While dodging* in the vicinity of a North Sea oil field, my Platform Supply Vessel (PSV) was heading 060°T at 1.5kts. a cargo vessel was heading 102° (T) 11kts, approaching from abaft my port beam and passing very close, Closest Point of Approach (CPA) 0.175m. to this vessel and close to the whole rig operation. When challenged on VHF 16, the Officer of the Watch of the other vessel altered 5° to port to pass close between my vessel and another PSV one mile away. The OOW of the other vessel did not appear aware of the rig-shift which was notified on Nav-tex for the previous two days.
(*The reporter subsequently clarified that “dodging” is steaming at very slow speed into the weather whilst awaiting orders. The PSV’s were not connected to the rig at the time.)
We passed a disidentified copy of the report to the manager of the cargo vessel. Soon after, he sent us a reply from the OOW as follows:
I was indeed heading 102 degrees. In good time I observed 2 PSV’s which were laying still with a distance of 1 nautical mile between them. I made the decision to go between them leaving approximately 0,5 nautical miles to each PSV. As I came closer I observed that the PSV more to the south was making 1,5 knots, heading 060 degrees. I was contacted by the PSV that he was concerned about our CPA and I made the judgement, based on the fact that the PSV did do 1,5 knots and the clear visibility and good weather conditions, that a course alteration to port of 5 degrees would leave me an satisfactory CPA to both PSVs. Because the PSV did not contact me again I reckoned that my action satisfied the PSV also. At no time did I experience that this was a close quarters situation. I am sorry for any inconvenience my actions may have caused the reporter on the PSV.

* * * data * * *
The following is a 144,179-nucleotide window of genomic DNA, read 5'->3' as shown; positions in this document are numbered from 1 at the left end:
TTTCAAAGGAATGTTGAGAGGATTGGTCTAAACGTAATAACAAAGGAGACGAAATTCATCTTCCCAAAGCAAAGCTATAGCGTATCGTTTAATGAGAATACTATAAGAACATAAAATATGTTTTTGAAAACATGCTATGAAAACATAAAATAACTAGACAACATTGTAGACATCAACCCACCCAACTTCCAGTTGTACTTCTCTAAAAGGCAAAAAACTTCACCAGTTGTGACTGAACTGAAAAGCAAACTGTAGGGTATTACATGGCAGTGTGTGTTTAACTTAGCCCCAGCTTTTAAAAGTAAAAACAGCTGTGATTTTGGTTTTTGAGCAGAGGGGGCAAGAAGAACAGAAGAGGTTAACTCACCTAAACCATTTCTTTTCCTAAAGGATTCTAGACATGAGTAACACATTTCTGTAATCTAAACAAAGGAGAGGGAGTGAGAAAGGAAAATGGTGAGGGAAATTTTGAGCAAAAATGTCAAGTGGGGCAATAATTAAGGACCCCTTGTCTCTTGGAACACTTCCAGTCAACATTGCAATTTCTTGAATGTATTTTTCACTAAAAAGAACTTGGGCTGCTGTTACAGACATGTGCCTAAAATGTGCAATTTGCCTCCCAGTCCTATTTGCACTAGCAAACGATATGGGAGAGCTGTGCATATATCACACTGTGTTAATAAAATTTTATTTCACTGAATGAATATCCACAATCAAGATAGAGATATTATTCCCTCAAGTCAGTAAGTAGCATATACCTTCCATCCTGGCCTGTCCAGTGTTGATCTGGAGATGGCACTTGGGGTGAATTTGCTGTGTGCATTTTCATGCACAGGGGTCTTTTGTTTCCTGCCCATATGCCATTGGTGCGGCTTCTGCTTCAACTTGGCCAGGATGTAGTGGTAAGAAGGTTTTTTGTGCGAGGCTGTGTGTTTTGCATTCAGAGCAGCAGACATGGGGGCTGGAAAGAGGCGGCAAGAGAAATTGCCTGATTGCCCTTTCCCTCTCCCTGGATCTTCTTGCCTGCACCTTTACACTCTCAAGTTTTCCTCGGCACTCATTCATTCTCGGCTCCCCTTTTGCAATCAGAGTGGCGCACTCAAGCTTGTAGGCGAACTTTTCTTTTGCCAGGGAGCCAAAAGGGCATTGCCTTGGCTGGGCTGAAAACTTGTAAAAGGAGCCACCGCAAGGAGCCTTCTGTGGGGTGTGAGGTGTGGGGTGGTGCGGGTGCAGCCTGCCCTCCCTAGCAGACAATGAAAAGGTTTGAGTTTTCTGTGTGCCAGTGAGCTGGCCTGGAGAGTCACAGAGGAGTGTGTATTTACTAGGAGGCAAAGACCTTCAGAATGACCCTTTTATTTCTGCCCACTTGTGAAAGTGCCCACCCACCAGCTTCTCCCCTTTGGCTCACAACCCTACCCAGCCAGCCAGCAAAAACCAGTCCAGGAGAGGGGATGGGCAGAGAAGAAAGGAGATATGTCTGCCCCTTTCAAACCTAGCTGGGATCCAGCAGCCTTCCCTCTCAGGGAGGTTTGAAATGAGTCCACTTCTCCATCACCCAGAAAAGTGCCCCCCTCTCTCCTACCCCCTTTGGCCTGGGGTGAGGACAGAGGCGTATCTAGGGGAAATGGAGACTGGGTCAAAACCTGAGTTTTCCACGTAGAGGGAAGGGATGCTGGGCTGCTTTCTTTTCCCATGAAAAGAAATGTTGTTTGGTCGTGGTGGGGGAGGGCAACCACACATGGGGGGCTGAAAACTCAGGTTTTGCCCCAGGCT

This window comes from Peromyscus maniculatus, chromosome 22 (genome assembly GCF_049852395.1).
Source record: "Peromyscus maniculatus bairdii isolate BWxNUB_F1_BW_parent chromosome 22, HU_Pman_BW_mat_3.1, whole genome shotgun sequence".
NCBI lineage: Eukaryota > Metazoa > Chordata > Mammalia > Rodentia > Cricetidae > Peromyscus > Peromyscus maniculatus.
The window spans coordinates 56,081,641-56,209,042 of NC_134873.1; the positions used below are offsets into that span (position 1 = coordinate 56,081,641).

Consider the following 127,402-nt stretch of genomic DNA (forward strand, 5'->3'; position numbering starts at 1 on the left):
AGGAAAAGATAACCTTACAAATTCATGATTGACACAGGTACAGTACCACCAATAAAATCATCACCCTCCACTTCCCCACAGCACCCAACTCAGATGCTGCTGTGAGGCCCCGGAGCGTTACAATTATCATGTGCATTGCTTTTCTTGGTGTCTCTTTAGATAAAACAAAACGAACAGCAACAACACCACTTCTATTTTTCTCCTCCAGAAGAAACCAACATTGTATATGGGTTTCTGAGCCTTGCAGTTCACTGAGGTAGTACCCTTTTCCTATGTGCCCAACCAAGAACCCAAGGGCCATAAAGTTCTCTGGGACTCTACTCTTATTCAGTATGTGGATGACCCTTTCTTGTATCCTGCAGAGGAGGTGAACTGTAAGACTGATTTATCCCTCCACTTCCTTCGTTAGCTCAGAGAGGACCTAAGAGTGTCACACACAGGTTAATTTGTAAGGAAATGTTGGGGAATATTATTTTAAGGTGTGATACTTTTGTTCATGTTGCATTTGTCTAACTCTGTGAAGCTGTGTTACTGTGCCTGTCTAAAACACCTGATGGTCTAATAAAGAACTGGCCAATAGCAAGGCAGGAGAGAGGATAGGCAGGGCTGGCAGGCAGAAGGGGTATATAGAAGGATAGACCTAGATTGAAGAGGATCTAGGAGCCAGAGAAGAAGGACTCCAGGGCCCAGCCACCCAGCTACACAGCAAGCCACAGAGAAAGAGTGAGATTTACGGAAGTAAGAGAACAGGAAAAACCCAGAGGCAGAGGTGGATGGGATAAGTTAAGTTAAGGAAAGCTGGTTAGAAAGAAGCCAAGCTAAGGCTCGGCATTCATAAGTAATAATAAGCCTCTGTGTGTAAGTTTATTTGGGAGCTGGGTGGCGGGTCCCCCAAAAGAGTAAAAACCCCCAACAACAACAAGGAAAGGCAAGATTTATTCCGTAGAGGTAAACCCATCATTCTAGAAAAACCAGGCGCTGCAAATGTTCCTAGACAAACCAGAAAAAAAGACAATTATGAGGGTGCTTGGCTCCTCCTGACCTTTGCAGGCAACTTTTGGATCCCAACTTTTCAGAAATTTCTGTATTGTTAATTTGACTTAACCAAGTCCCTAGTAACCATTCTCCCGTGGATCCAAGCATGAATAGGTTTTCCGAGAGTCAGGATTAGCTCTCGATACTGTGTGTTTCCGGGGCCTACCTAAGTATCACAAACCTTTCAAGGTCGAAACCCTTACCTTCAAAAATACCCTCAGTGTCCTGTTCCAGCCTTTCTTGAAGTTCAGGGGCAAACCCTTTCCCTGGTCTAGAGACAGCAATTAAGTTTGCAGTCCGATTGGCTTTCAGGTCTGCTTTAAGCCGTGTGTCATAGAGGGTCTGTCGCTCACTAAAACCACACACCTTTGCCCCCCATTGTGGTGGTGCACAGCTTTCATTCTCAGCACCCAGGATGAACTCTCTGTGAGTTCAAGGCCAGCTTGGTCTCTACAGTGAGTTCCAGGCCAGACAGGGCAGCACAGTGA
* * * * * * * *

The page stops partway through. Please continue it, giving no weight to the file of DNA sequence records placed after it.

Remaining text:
We thank the reporter for sending us the report, the manager of the cargo ship for following it up promptly and the OOW for his open response and apology.
This is an example of an incident in which there was a different perception on the bridges of the vessels as to what constitutes a reasonable margin of safety. There is not an absolute answer to this as it depends on the circumstances. Close passing may well be inevitable in confined waters but would cause concern on the open sea. CHIRP‘s request to Officers of the Watch, and indeed to those in control of any craft, is to bear in mind how your action, or inaction, will be perceived on the other vessel. In applying the Regulations for Preventing Collisions at Sea, let’s try to avoid causing anxiety to others.
We also add that information from Nav-tex should be included in the passage plan and noted on the chart.